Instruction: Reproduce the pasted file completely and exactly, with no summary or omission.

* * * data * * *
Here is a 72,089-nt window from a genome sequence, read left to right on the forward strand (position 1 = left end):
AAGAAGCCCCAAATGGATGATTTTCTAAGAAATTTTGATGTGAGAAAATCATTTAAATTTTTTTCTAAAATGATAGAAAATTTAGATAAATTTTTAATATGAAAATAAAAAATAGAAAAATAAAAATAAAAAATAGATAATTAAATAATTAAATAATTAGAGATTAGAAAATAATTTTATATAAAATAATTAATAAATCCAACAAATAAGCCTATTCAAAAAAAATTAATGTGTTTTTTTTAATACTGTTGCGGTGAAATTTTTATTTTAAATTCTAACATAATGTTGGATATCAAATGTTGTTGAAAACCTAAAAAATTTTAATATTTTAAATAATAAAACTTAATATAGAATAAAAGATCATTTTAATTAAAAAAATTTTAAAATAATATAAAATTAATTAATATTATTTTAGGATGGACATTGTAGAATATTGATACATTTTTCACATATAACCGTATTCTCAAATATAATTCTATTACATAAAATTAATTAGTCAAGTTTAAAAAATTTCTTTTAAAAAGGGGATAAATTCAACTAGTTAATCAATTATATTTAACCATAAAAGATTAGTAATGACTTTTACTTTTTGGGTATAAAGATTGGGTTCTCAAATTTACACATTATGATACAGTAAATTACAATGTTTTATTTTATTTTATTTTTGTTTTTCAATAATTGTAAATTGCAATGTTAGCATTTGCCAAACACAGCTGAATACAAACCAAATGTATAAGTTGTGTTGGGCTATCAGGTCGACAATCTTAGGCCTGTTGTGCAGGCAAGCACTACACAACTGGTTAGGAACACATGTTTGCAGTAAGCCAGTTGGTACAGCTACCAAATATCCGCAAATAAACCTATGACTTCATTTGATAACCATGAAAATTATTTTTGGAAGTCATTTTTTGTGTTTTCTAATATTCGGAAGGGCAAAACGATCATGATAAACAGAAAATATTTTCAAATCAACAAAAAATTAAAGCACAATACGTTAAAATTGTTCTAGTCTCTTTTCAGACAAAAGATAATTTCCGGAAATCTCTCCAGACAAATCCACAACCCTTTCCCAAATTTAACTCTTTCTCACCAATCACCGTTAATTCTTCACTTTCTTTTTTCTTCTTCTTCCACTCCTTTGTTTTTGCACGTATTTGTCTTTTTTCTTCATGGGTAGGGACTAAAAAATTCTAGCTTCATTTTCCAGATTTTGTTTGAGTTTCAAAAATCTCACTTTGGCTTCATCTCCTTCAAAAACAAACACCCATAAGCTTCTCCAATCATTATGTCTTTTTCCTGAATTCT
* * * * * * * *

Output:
Here is a 72,089-nt window from a genome sequence, read left to right on the forward strand (position 1 = left end):
AAGAAGCCCCAAATGGATGATTTTCTAAGAAATTTTGATGTGAGAAAATCATTTAAATTTTTTTCTAAAATGATAGAAAATTTAGATAAATTTTTAATATGAAAATAAAAAATAGAAAAATAAAAATAAAAAATAGATAATTAAATAATTAAATAATTAGAGATTAGAAAATAATTTTATATAAAATAATTAATAAATCCAACAAATAAGCCTATTCAAAAAAAATTAATGTGTTTTTTTTAATACTGTTGCGGTGAAATTTTTATTTTAAATTCTAACATAATGTTGGATATCAAATGTTGTTGAAAACCTAAAAAATTTTAATATTTTAAATAATAAAACTTAATATAGAATAAAAGATCATTTTAATTAAAAAAATTTTAAAATAATATAAAATTAATTAATATTATTTTAGGATGGACATTGTAGAATATTGATACATTTTTCACATATAACCGTATTCTCAAATATAATTCTATTACATAAAATTAATTAGTCAAGTTTAAAAAATTTCTTTTAAAAAGGGGATAAATTCAACTAGTTAATCAATTATATTTAACCATAAAAGATTAGTAATGACTTTTACTTTTTGGGTATAAAGATTGGGTTCTCAAATTTACACATTATGATACAGTAAATTACAATGTTTTATTTTATTTTATTTTTGTTTTTCAATAATTGTAAATTGCAATGTTAGCATTTGCCAAACACAGCTGAATACAAACCAAATGTATAAGTTGTGTTGGGCTATCAGGTCGACAATCTTAGGCCTGTTGTGCAGGCAAGCACTACACAACTGGTTAGGAACACATGTTTGCAGTAAGCCAGTTGGTACAGCTACCAAATATCCGCAAATAAACCTATGACTTCATTTGATAACCATGAAAATTATTTTTGGAAGTCATTTTTTGTGTTTTCTAATATTCGGAAGGGCAAAACGATCATGATAAACAGAAAATATTTTCAAATCAACAAAAAATTAAAGCACAATACGTTAAAATTGTTCTAGTCTCTTTTCAGACAAAAGATAATTTCCGGAAATCTCTCCAGACAAATCCACAACCCTTTCCCAAATTTAACTCTTTCTCACCAATCACCGTTAATTCTTCACTTTCTTTTTTCTTCTTCTTCCACTCCTTTGTTTTTGCACGTATTTGTCTTTTTTCTTCATGGGTAGGGACTAAAAAATTCTAGCTTCATTTTCCAGATTTTGTTTGAGTTTCAAAAATCTCACTTTGGCTTCATCTCCTTCAAAAACAAACACCCATAAGCTTCTCCAATCATTATGTCTTTTTCCTGAATTCT